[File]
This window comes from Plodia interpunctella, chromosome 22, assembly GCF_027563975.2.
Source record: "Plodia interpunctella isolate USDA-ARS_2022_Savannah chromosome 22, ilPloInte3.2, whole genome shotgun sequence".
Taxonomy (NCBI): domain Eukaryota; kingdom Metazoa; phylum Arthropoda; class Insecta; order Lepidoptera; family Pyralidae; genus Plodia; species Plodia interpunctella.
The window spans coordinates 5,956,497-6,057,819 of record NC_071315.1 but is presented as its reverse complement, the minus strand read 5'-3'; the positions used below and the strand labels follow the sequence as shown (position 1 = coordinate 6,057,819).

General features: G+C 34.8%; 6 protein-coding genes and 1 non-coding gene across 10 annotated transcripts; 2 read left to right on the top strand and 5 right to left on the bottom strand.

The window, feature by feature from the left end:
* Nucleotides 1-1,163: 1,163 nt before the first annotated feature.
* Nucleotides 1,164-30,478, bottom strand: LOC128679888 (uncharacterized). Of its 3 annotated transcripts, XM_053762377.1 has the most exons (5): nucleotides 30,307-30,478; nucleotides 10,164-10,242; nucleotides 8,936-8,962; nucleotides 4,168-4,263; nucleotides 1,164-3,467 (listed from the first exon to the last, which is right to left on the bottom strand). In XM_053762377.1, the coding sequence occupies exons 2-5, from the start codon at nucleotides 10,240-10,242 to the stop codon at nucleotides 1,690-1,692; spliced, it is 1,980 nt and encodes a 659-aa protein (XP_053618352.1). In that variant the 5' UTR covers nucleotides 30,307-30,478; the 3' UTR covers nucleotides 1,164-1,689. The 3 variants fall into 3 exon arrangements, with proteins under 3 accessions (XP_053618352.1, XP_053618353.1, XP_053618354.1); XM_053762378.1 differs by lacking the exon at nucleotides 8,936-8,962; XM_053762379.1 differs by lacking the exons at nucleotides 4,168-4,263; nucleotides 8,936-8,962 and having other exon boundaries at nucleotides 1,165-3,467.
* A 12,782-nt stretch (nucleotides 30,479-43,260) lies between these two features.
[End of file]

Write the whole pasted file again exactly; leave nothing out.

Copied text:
This window comes from Plodia interpunctella, chromosome 22, assembly GCF_027563975.2.
Source record: "Plodia interpunctella isolate USDA-ARS_2022_Savannah chromosome 22, ilPloInte3.2, whole genome shotgun sequence".
Taxonomy (NCBI): domain Eukaryota; kingdom Metazoa; phylum Arthropoda; class Insecta; order Lepidoptera; family Pyralidae; genus Plodia; species Plodia interpunctella.
The window spans coordinates 5,956,497-6,057,819 of record NC_071315.1 but is presented as its reverse complement, the minus strand read 5'-3'; the positions used below and the strand labels follow the sequence as shown (position 1 = coordinate 6,057,819).

General features: G+C 34.8%; 6 protein-coding genes and 1 non-coding gene across 10 annotated transcripts; 2 read left to right on the top strand and 5 right to left on the bottom strand.

The window, feature by feature from the left end:
* Nucleotides 1-1,163: 1,163 nt before the first annotated feature.
* Nucleotides 1,164-30,478, bottom strand: LOC128679888 (uncharacterized). Of its 3 annotated transcripts, XM_053762377.1 has the most exons (5): nucleotides 30,307-30,478; nucleotides 10,164-10,242; nucleotides 8,936-8,962; nucleotides 4,168-4,263; nucleotides 1,164-3,467 (listed from the first exon to the last, which is right to left on the bottom strand). In XM_053762377.1, the coding sequence occupies exons 2-5, from the start codon at nucleotides 10,240-10,242 to the stop codon at nucleotides 1,690-1,692; spliced, it is 1,980 nt and encodes a 659-aa protein (XP_053618352.1). In that variant the 5' UTR covers nucleotides 30,307-30,478; the 3' UTR covers nucleotides 1,164-1,689. The 3 variants fall into 3 exon arrangements, with proteins under 3 accessions (XP_053618352.1, XP_053618353.1, XP_053618354.1); XM_053762378.1 differs by lacking the exon at nucleotides 8,936-8,962; XM_053762379.1 differs by lacking the exons at nucleotides 4,168-4,263; nucleotides 8,936-8,962 and having other exon boundaries at nucleotides 1,165-3,467.
* A 12,782-nt stretch (nucleotides 30,479-43,260) lies between these two features.